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Pennsylvania State Senator Anthony H. Williams recently introduced legislation to ban colleges and universities from using legacy admissions.

A state senator began the process of introducing legislation that would eliminate legacy admissions at Penn and public and private colleges and universities across Pennsylvania.

On July 10, Williams sent a memorandum to Pennsylvania state senators, encouraging them to co-sponsor a future bill that would “outlaw meritless based ‘legacy admissions’” for all higher education institutions in Pennsylvania. 

In the memorandum, Williams voiced his concern that allowing legacy admissions at Pennsylvania universities would violate the recent Supreme Court ruling in Students For Fair Admissions, Inc. v. President and Fellows of Harvard College, which deemed affirmative action practices in college admissions to be unconstitutional.  

“Banning legacy admissions would be consistent with the Supreme Court's ruling which focuses on merit-based admissions rather than admissions based on preference,” Williams wrote in the memorandum.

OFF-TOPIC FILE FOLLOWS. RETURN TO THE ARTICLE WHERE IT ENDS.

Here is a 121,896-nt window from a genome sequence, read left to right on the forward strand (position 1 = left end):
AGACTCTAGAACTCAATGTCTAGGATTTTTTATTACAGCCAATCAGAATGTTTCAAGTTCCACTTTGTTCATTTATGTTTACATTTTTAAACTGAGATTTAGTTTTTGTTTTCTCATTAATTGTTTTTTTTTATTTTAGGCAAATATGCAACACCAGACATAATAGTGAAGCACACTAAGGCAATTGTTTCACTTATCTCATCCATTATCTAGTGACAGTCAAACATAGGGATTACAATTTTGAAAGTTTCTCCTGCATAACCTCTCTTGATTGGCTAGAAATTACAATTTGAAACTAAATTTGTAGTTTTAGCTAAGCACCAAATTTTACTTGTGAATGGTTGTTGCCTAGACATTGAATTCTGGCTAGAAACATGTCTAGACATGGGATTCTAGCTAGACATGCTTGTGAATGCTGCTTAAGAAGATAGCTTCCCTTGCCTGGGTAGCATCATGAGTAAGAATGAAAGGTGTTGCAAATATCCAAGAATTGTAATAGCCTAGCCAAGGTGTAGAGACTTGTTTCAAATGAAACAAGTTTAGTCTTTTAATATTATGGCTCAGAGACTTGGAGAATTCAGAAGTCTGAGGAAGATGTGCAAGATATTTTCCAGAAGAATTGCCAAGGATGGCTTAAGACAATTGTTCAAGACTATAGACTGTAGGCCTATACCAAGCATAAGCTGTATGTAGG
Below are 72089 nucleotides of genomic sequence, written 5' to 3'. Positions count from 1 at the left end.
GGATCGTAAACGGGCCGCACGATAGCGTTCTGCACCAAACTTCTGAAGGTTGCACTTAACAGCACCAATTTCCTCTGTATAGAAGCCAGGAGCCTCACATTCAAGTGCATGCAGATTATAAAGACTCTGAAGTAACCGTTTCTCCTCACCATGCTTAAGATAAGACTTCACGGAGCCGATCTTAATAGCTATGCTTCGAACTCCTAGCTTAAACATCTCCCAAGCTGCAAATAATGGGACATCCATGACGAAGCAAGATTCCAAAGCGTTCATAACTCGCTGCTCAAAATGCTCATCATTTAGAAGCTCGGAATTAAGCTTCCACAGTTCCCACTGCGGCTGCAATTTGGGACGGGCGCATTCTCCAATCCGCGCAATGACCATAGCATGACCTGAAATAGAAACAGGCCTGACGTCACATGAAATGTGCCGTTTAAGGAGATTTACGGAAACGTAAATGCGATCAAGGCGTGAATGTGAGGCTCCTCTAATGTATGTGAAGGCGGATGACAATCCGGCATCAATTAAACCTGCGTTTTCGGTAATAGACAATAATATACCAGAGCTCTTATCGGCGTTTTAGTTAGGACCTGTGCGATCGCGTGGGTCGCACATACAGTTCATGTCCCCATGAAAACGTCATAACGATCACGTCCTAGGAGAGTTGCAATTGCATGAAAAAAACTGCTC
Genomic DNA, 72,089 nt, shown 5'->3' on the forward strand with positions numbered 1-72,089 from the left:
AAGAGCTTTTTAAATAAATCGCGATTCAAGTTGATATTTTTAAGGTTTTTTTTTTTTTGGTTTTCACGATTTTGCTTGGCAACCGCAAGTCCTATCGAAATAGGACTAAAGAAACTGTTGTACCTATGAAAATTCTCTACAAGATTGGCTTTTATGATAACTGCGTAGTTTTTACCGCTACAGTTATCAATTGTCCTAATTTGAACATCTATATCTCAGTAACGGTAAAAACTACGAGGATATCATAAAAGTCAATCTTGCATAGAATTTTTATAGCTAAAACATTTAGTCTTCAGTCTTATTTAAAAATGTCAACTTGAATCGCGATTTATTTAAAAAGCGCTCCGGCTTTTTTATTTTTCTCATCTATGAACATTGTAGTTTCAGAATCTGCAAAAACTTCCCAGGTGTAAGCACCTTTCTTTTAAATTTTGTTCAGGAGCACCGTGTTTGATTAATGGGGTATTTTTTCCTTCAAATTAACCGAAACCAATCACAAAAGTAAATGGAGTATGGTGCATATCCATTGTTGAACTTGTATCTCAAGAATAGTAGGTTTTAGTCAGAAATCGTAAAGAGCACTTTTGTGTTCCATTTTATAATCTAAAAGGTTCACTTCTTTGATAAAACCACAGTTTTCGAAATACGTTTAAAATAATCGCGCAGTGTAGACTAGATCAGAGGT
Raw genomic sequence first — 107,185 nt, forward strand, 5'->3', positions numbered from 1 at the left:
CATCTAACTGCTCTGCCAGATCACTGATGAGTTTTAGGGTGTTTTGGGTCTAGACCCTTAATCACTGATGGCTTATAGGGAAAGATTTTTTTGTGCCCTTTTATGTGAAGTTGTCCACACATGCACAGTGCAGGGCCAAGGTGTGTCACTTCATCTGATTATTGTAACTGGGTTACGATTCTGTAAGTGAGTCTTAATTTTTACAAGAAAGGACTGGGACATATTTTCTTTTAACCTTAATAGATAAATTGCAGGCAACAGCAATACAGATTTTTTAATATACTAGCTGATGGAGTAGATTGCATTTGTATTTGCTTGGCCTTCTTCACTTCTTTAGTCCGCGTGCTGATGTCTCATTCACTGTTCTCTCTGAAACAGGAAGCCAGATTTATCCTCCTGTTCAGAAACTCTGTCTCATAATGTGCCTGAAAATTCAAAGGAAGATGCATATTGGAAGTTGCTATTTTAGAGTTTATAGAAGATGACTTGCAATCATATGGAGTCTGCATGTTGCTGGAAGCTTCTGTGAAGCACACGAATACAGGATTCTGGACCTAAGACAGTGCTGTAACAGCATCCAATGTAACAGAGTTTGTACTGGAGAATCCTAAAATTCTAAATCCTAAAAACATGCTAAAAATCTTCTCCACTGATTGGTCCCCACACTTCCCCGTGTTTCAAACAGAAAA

The Daily Pennsylvanian reached out to Williams’ office but did not receive a comment by the time of publication. 

Pennsylvania would not be the first state to ban legacy admissions in higher education admissions. In 2021, Colorado Gov. Jared Polis signed House Bill 1173 into law — a ban on the usage of legacy admission in Colorado's public colleges and universities, according to the Pittsburgh Post-Gazette.

Both Carnegie Mellon University and the University of Pittsburgh no longer consider legacies in their admissions processes, but Penn has not ceased legacy admissions in its own process.

The DP previously reported in March how the University had quietly changed their wording in regards to legacy admissions on its undergraduate admissions website. Penn has also recently ended legacy family-specific admissions information sessions. If Williams’ bill were to pass, Penn’s own practices may need to be shifted. 

Following the Supreme Court decision on affirmative action, students, faculty, and administrators alike have voiced concerns and questions over what the future of admissions will look like on the Penn campus. The Admissions Office has confirmed that their commitment to diversity will not falter. 

“What will not change is our commitment to creating a diverse community as central to the educational experience at Penn,” Admissions Dean Whitney Soule wrote in a statement following the Supreme Court ruling.